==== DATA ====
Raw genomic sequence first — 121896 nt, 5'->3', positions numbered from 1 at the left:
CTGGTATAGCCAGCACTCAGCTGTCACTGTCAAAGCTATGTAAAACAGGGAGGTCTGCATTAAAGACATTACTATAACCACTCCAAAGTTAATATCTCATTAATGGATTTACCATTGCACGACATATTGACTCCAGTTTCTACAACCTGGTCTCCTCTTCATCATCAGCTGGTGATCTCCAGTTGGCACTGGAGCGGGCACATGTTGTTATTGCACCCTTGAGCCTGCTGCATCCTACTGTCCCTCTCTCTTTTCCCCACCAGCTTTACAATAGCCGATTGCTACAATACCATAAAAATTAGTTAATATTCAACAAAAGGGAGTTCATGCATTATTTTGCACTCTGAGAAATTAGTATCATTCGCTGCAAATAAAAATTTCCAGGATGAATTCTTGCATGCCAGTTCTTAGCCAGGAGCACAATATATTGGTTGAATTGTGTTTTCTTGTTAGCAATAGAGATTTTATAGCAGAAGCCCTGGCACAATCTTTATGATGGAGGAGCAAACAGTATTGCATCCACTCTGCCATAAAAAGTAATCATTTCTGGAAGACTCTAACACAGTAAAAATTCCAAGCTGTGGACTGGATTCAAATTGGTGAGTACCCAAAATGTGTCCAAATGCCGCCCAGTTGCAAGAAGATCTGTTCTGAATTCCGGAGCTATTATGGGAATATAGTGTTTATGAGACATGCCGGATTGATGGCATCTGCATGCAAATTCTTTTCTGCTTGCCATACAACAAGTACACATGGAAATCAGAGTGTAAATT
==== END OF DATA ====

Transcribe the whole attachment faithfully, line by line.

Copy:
Raw genomic sequence first — 121896 nt, 5'->3', positions numbered from 1 at the left:
CTGGTATAGCCAGCACTCAGCTGTCACTGTCAAAGCTATGTAAAACAGGGAGGTCTGCATTAAAGACATTACTATAACCACTCCAAAGTTAATATCTCATTAATGGATTTACCATTGCACGACATATTGACTCCAGTTTCTACAACCTGGTCTCCTCTTCATCATCAGCTGGTGATCTCCAGTTGGCACTGGAGCGGGCACATGTTGTTATTGCACCCTTGAGCCTGCTGCATCCTACTGTCCCTCTCTCTTTTCCCCACCAGCTTTACAATAGCCGATTGCTACAATACCATAAAAATTAGTTAATATTCAACAAAAGGGAGTTCATGCATTATTTTGCACTCTGAGAAATTAGTATCATTCGCTGCAAATAAAAATTTCCAGGATGAATTCTTGCATGCCAGTTCTTAGCCAGGAGCACAATATATTGGTTGAATTGTGTTTTCTTGTTAGCAATAGAGATTTTATAGCAGAAGCCCTGGCACAATCTTTATGATGGAGGAGCAAACAGTATTGCATCCACTCTGCCATAAAAAGTAATCATTTCTGGAAGACTCTAACACAGTAAAAATTCCAAGCTGTGGACTGGATTCAAATTGGTGAGTACCCAAAATGTGTCCAAATGCCGCCCAGTTGCAAGAAGATCTGTTCTGAATTCCGGAGCTATTATGGGAATATAGTGTTTATGAGACATGCCGGATTGATGGCATCTGCATGCAAATTCTTTTCTGCTTGCCATACAACAAGTACACATGGAAATCAGAGTGTAAATT